Sunday, February 1, 2015

On Entering my Fourth Decade

This morning, as our family prepared for our annual trip to Great Wolf Lodge, we simply came to church. The sermon was being handled by another pastor and the music...well, the music is never going to fall under my responsibilities. I also had the unusual privilege of hanging out with another pastor-friend earlier in the week, to just think about 2015 and what it may hold.

Between that time of reflection, and this morning's sermon, a continued theme made a giant impression. We're working through the Gospel of John together, and this section was part of Marshall's text for the morning:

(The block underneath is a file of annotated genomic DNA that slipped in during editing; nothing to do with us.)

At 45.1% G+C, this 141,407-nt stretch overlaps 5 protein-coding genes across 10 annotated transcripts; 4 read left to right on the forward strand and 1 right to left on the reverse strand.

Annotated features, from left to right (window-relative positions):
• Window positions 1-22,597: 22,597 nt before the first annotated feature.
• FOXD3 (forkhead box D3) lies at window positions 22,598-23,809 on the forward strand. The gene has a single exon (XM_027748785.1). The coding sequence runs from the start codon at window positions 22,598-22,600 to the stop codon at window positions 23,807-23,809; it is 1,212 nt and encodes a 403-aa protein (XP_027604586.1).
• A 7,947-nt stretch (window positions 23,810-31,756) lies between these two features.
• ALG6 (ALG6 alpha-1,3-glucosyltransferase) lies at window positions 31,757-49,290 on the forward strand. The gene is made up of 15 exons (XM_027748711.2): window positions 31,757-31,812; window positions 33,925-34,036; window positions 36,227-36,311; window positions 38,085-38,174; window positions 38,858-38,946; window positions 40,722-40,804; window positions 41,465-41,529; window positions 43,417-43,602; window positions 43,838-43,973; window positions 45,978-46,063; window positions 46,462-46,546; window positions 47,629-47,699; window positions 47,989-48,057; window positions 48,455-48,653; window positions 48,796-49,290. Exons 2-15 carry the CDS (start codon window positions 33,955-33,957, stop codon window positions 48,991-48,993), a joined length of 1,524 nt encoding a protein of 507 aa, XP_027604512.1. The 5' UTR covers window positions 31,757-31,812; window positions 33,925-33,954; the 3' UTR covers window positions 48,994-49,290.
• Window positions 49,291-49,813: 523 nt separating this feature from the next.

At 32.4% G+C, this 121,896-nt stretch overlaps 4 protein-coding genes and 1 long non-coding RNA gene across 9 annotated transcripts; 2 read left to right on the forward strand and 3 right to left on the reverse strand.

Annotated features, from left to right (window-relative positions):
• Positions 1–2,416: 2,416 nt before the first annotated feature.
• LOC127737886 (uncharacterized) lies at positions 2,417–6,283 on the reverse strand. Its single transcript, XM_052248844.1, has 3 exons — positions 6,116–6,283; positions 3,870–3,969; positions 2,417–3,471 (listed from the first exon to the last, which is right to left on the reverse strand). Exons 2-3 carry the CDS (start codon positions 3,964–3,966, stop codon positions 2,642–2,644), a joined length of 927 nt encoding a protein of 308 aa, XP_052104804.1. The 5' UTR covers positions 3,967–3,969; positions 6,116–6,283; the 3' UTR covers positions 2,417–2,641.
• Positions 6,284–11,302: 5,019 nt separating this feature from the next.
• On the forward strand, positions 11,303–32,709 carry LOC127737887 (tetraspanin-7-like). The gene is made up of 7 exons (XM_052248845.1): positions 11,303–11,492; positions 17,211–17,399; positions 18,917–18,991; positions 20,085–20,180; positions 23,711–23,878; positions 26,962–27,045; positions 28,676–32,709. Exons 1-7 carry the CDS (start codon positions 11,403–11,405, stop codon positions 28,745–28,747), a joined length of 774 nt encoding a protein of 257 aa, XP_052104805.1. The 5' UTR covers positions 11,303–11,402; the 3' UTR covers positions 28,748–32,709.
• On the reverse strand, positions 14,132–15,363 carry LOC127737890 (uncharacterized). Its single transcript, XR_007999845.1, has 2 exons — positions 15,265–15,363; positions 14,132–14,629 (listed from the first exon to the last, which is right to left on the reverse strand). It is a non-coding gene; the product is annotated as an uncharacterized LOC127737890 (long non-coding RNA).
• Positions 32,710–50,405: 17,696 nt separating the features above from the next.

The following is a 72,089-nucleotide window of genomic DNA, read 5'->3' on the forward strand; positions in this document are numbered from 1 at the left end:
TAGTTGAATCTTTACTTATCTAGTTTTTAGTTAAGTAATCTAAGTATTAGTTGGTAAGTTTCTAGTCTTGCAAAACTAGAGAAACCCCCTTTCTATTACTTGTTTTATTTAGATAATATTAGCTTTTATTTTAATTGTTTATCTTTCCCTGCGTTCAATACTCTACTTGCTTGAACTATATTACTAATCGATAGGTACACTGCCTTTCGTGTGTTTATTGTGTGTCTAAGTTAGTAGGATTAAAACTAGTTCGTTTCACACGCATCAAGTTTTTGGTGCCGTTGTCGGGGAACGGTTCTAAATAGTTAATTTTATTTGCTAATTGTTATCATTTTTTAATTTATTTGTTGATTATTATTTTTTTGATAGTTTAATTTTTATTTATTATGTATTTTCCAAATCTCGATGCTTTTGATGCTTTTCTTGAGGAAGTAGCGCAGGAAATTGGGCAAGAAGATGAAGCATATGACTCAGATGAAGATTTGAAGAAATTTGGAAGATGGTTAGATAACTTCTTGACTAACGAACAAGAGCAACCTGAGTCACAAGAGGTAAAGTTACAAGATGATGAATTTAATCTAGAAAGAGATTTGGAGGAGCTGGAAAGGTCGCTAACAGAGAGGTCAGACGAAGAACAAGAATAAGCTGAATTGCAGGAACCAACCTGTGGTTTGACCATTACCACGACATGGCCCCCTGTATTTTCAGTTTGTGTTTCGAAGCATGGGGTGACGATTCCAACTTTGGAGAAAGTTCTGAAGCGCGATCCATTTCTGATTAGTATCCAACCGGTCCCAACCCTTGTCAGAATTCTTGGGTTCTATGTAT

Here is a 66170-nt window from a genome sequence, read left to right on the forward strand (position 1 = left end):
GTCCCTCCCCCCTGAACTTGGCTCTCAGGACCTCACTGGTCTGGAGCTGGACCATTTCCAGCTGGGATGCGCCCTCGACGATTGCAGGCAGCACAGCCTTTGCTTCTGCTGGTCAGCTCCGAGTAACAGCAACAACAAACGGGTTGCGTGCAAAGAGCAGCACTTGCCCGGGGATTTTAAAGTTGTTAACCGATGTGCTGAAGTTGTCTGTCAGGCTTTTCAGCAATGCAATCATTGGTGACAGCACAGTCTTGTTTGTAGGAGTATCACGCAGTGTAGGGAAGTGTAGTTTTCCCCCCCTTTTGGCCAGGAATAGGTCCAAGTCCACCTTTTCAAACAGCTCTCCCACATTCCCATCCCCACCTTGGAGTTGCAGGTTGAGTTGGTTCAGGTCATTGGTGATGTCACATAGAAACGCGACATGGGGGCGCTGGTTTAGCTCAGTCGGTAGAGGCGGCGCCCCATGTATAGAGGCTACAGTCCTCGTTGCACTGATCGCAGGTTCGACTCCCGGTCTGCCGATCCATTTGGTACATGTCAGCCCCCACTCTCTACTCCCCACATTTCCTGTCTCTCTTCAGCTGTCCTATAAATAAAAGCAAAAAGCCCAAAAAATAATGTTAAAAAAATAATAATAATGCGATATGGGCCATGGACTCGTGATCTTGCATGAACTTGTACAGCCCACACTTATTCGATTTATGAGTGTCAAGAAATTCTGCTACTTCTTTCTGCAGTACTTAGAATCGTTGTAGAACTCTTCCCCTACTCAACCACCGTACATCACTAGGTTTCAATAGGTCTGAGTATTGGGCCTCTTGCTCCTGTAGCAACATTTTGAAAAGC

9 “Just as the Father has loved Me, I have also loved you; abide in My love. 10 “If you keep My commandments, you will abide in My love; just as I have kept My Father’s commandments and abide in His love. 11 “These things I have spoken to you so that My joy may be in you, and that your joy may be made full.
12 “This is My commandment, that you love one another, just as I have loved you. 13 “Greater love has no one than this, that one lay down his life for his friends. 14 “You are My friends if you do what I command you. 15 “No longer do I call you slaves, for the slave does not know what his master is doing; but I have called you friends, for all things that I have heard from My Father I have made known to you. 16 “You did not choose Me but I chose you, and appointed you that you would go and bear fruit, and that your fruit would remain, so that whatever you ask of the Father in My name He may give to you. 17 “This I command you, that you love one another.